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The national gay Republican group, Log Cabin Republicans, made a big splash Aug. 15 when it published a commentary in the Washington Post announcing its decision to endorse President Trump for reelection. The public’s reaction was not celebratory.
In the comments section under the endorsement article, readers characterized the endorsement as equivalent to “Chickens for McNuggets” and “Jews for Hitler.”
Charles Moran, an openly gay Trump delegate to the 2016 convention who is on the Log Cabin board and serving as its spokesperson, said the response to the endorsement “has been what was expected.”
“Our chapters are thrilled — they wanted this overwhelmingly, so this really is of benefit for them,” Moran said. “[And] the left, especially the gay left, is apoplectic.”
Andy Towle at Towleroad.com called the endorsement “delusional.”
Earl Fowlkes, chairman of the Democratic National Committee’s LGBT Caucus, said he couldn’t understand “how an LGBTQ organization of any kind can support an individual who has consistently shown a disregard for the rights of LGBTQ Americans.”
Not Just the Left
But it was not just the left criticizing the endorsement. Former U.S. Rep. Jim Kolbe (R-Ariz.) said he doesn’t support the endorsement. Log Cabin founder Rich Tafel said he doesn’t support the decision either.
“While I find President Trump’s positions on LGBTQ issues to be mixed, he would get as many poor marks as good ones, including the ban on transgenders in the military,” Kolbe said. He said he “regrets very much that they have taken this position, especially so early in the campaign.”
Tafel said, “I just don’t think Trump’s a good leader and he’s not a conservative.”
The timing of the endorsement was both unusual and unfortunate for the group.
In the past, Log Cabin’s board has put off endorsing a candidate until very close to the convention. In 2016, it put the endorsement vote off until just two weeks before the election — and they voted to “withhold” endorsing Trump. This year, they’ve taken the vote 10 months ahead of the confab.
And the endorsement arrived between two high-profile moves by the Trump administration to take stands against LGBTQ equality — one in a Supreme Court case, the other in a federal contractor regulation.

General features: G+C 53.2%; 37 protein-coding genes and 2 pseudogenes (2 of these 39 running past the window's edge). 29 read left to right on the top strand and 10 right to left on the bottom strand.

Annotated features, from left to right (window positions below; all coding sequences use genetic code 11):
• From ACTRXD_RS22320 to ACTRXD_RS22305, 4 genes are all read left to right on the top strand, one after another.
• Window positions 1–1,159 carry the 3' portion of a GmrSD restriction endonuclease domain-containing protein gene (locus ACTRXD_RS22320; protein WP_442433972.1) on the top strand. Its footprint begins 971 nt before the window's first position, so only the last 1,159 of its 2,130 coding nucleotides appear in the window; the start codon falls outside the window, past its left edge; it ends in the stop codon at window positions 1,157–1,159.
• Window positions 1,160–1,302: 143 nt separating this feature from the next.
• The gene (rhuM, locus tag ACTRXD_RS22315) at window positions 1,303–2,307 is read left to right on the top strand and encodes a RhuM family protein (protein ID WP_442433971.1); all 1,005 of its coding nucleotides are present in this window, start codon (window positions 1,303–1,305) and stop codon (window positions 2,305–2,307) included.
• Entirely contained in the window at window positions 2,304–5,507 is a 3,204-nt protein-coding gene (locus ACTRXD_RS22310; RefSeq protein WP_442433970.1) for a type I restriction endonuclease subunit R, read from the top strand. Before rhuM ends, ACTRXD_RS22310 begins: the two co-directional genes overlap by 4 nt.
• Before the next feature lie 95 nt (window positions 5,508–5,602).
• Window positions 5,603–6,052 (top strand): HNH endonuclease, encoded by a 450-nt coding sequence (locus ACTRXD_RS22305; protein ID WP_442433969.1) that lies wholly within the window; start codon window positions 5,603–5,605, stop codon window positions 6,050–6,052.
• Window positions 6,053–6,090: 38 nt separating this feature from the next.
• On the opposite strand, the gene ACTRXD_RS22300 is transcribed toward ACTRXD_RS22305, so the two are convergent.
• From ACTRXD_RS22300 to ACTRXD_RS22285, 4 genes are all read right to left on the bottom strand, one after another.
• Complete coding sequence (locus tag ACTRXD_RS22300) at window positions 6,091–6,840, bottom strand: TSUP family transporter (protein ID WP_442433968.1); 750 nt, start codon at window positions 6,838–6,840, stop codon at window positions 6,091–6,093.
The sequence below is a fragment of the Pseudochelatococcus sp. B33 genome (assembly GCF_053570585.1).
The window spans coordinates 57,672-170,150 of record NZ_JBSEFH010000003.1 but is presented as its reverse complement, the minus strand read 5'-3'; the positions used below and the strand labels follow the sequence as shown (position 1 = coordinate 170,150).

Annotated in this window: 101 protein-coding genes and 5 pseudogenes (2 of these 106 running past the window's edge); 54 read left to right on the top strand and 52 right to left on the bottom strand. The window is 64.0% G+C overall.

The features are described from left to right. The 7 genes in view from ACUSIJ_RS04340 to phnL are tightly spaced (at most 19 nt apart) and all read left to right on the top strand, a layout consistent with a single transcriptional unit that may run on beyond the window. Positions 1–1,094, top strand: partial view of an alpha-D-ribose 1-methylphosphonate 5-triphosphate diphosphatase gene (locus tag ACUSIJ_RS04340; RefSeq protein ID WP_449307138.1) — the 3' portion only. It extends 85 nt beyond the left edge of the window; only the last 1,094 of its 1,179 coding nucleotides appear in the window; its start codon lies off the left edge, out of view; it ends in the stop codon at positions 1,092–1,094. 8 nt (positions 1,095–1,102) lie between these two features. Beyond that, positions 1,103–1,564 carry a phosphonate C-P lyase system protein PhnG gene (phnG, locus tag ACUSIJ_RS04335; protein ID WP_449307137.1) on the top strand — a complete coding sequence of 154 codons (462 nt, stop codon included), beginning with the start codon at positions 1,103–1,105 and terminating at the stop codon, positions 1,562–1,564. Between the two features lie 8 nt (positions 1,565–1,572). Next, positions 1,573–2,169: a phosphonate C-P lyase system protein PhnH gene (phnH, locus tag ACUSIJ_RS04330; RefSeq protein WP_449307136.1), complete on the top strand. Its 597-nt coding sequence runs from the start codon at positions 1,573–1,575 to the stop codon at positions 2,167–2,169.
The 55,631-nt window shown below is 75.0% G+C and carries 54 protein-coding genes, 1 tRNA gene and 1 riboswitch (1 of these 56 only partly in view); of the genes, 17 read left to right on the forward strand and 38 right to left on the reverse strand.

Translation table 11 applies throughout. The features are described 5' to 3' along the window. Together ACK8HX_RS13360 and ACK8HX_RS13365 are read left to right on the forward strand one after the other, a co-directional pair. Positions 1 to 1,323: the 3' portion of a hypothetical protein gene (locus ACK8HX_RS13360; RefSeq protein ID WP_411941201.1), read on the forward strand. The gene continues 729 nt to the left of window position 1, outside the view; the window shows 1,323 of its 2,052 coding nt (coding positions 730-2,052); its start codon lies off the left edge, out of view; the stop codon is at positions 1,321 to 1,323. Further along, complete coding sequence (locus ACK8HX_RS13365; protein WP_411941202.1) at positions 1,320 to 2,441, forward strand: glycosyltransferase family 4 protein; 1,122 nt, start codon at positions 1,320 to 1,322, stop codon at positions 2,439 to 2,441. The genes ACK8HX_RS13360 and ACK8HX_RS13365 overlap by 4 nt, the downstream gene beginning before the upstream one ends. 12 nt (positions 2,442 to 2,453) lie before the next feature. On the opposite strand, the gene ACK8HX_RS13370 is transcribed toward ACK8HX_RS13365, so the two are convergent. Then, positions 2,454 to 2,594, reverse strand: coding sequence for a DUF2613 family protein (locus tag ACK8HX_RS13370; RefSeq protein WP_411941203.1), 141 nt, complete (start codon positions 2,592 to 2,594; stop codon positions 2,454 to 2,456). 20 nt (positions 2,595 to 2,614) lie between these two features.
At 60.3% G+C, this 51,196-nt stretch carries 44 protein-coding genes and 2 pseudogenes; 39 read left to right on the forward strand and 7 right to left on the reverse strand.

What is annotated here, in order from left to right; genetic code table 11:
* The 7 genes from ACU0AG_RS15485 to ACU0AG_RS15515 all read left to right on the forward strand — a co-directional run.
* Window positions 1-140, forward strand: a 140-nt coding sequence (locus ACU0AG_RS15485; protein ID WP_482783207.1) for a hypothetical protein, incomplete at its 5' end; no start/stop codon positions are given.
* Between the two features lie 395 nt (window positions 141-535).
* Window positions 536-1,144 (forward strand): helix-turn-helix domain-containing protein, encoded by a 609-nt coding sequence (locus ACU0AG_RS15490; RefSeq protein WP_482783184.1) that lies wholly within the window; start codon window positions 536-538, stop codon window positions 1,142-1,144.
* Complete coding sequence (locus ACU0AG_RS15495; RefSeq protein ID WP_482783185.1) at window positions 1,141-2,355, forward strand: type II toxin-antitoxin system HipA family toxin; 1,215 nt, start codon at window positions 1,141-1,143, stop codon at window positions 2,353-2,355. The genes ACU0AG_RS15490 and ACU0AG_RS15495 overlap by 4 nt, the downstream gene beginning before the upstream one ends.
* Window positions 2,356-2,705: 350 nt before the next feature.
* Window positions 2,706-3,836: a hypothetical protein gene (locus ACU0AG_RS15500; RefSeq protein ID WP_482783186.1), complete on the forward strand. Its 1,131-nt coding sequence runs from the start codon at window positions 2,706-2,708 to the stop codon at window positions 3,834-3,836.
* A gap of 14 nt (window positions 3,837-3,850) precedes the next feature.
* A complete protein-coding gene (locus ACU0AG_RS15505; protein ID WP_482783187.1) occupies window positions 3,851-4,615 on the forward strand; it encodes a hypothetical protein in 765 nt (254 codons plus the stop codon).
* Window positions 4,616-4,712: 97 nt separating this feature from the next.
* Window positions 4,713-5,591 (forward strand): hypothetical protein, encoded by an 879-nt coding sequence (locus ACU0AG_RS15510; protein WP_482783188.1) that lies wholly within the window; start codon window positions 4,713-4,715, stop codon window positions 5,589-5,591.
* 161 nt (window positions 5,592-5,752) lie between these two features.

“It takes a certain level of perverse chutzpah, or a certain level of confidence in your gaslighting abilities, to claim that President Trump is good for LGBTQ people in the same week that the Trump administration moved to let federal contractors use ‘religious exemptions’ as an excuse to discriminate against LGBTQ Americans in the workplace,” wrote Daily Beast Senior Editor Tim Teeman.
On the same day the endorsement article ran in the Washington Post, the U.S. Department of Labor published a proposed rule change in the Federal Register, saying it would “clarify” the civil rights protections for “religious organizations” that enter into contracts with the federal government. The change would allow contractors to “prefer” hiring people “who share their religion” and to “condition employment on acceptance of or adherence to religious tenets as understood by” the employer. LGBTQ legal organizations say the proposed change gives a “green light” to employers wishing to discriminate against LGBTQ people.
On the day after the endorsement ran, Solicitor General Noel Francisco submitted a brief to the U.S. Supreme Court arguing that the justices should rule that Title VII of the Civil Rights Act does not prohibit discrimination based on gender identity. The court will hear arguments on the case, Harris Funeral v. EEOC in October.
Anti-LGBTQ Presidential Moves
Most critics of the endorsement cited one or more of the many other actions the Trump administration has taken that have appeared to undermine equal treatment of LGBTQ people. Starting soon after Trump took office, the Trump administration has banned transgender people from serving in the military and withdrew Obama-era guidance from the departments of Education and Health and Human Services that had sought to eliminate discrimination against LGBTQ people. It instructed the Census Bureau to remove any mention of LGBTQ people on upcoming surveys and instructed all departments to remove barriers to employers using “religious” or “moral” reasons for gender-based discrimination. The Department of Justice has put the Trump administration on the side of employers who discriminate against LGBTQ people in several cases and sought waivers for states to discriminate against LGBTQ people in foster care.